Pets can be cuddly, obedient and loyal. But they can also be expensive.
The average pet owner spends about $1,200 a year1 on their furry friends, including food, veterinary care, toys and pet sitting.
Even so, pet ownership is as popular as ever, with almost two-thirds of U.S. households including a pet resident. What’s more, the majority of pet owners consider Fido or Fluffy to be a member of the family, as reflected by how much they’re willing to spend.2
Just as you must plan ahead when expanding your family with children, you should think through pet parenthood before the costs take too big of a bite out of your budget.
Understand what’s involved
Some pet costs are fixed, such as food and vaccinations. Others are less predictable, and depend on your pet’s health and your own lifestyle. In order to budget well, you need to get a handle on all the expenses.
Pet costs can be high in the first year. Some of the most common expenses are:
- Adoption: It runs about $300 to $500 to bring home a pet from a shelter, but several times that amount in breeder fees in the case of a purebred pet, such as an Akita or a French bulldog.
- Immunizations: Vaccinating a puppy in the first year can run between $20 and $200.3 Cat vaccines are cost $50 to $100.4
- Spaying or neutering: Expect to pay $100 to $500.5 Or look through the ASPCA’s database of low-cost providers to bring the bill down.
However, things can take an even more expensive turn toward the end of a pet’s life. Medical diagnostics and procedures for pet ailments have advanced so much that they rival the costs of human medical care. Surgery for lymphoma in cats can run $2,000; cancer treatments in dogs can cost more than $8,000.6
Also, if you work long hours, throw in dog-walking of about $5,000 a year (considering a rate of $20 per walk). Planning to take a business trip or two? Budget for kennel fees at a few hundred dollars a stay.
And fur-free animals can cost you, too. Tanks for reptiles and fish can cause your electricity bill to spike. Parrots, who can live as long as 50 years, might cost their owners upwards of $50,000 over their lifetimes.7
Focus on preventative care
Like humans, animals benefit from regular checkups and routine health maintenance. Preventative care can stop minor ailments from blowing up into major (and expensive) medical issues.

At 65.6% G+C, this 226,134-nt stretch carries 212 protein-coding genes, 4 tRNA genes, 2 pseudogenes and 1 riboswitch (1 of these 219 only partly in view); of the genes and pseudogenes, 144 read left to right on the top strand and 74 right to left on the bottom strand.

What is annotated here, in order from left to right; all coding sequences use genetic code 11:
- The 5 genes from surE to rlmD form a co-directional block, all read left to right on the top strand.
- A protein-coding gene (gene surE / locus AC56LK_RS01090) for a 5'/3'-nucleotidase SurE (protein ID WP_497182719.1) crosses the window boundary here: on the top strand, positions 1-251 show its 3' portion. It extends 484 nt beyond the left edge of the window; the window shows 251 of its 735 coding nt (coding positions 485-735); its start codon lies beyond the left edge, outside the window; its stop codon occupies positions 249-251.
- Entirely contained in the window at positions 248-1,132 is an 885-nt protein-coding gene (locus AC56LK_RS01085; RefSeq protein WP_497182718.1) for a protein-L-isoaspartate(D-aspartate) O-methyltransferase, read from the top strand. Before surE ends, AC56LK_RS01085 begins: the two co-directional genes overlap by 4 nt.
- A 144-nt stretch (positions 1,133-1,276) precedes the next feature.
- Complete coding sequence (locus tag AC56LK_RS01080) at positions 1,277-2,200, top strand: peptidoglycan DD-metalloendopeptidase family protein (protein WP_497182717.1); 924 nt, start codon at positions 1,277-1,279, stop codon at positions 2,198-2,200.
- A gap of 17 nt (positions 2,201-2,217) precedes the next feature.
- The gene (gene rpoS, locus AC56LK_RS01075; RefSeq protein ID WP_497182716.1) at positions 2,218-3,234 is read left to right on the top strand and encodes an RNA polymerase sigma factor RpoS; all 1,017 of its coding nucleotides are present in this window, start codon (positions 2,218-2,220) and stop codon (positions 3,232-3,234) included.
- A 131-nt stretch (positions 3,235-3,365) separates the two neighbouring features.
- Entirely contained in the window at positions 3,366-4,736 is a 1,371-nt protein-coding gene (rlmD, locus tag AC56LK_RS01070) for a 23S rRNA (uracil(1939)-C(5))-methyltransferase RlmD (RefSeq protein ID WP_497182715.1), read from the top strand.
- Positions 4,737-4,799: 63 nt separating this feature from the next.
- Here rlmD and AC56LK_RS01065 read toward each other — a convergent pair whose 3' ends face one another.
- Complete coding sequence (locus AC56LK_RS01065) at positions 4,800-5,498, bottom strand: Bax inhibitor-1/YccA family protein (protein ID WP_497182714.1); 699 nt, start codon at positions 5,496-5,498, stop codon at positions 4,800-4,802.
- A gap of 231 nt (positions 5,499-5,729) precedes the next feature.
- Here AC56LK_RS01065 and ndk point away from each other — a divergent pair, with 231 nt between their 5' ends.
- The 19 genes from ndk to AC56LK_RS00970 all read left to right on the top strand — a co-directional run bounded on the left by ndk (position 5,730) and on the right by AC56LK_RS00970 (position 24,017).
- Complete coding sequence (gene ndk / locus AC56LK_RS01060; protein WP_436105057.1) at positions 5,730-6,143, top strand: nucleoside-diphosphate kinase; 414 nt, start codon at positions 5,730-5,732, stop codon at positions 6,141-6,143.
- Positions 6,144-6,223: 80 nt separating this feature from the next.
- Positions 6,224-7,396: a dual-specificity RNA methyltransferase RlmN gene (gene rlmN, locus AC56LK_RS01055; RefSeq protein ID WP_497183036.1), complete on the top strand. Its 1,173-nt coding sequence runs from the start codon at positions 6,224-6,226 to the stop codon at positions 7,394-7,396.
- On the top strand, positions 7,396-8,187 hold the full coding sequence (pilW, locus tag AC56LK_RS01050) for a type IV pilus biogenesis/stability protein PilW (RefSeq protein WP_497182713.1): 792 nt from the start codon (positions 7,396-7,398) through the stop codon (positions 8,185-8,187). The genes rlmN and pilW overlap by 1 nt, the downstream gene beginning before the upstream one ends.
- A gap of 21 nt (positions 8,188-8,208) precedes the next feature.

Spaying or neutering your pet, for example, will ensure that you don’t wind up with an unwanted litter of new furry friends to care for.
Consider pet insurance
One way to deal with the cost of unexpected veterinary care is with pet insurance. Policies vary widely, both in terms of which conditions they will cover and how much they reimburse, so shop around carefully.
Monthly premiums start at $15 and go up to $65. At the high end, you could be paying more than $700 a year to insure your pet. To decide whether or not pet insurance makes sense for you, think about how much you’ll paying over your pet’s life time in premiums (say, $7,000 for a 10-year life span). How likely is it that you’ll incur a major medical expense of this magnitude?
Some policies cover annual checkups and vaccinations, but those cost more. Others may pay only for accidents, not major illnesses such as cancer. Most plans won’t pay for treatments associated with pre-existing conditions,8 though some may provide coverage after a year without a medical incident. Look for policies with either high or no annual caps on coverage.
Unlike health insurance for humans, you must typically pay the bill first and then get reimbursed.
Major providers of these plans include ASPCA, Trupanion, Nationwide (formerly VPI) and PetFirst.
Search your soul
Well before there is a major medical issue and you are confronted with the prospect of a massive veterinary bill, decide how far you are willing to take your pet’s care. Otherwise, you may have to make the gut-wrenching decision of whether to save your beloved pet, who has become as important to you as any other family member, or pay the rent.
Think about whether you would really be able to spend thousands of dollars on care in a pet emergency room, for example, or whether the need for such care might mean it is time to end your pet’s suffering, peacefully, at your trusted vet’s office.
This is never an easy decision to make, but, if you think about what you can and cannot do well ahead of time, the experience might be a bit less painful when you are actually faced with it.
Puppy dog eyes and a wet nose can melt anyone’s heart. But make sure you’re thinking clearly by considering all the costs before you commit to becoming a new pet parent.
Ilana Polyak is a freelance writer who specializes in personal finance and the financial advisory industry. Her work has appeared in The New York Times, Barron's, Kiplinger's Personal Finance, Bloomberg BusinessWeek and CNBC.com, where she is a frequent contributor.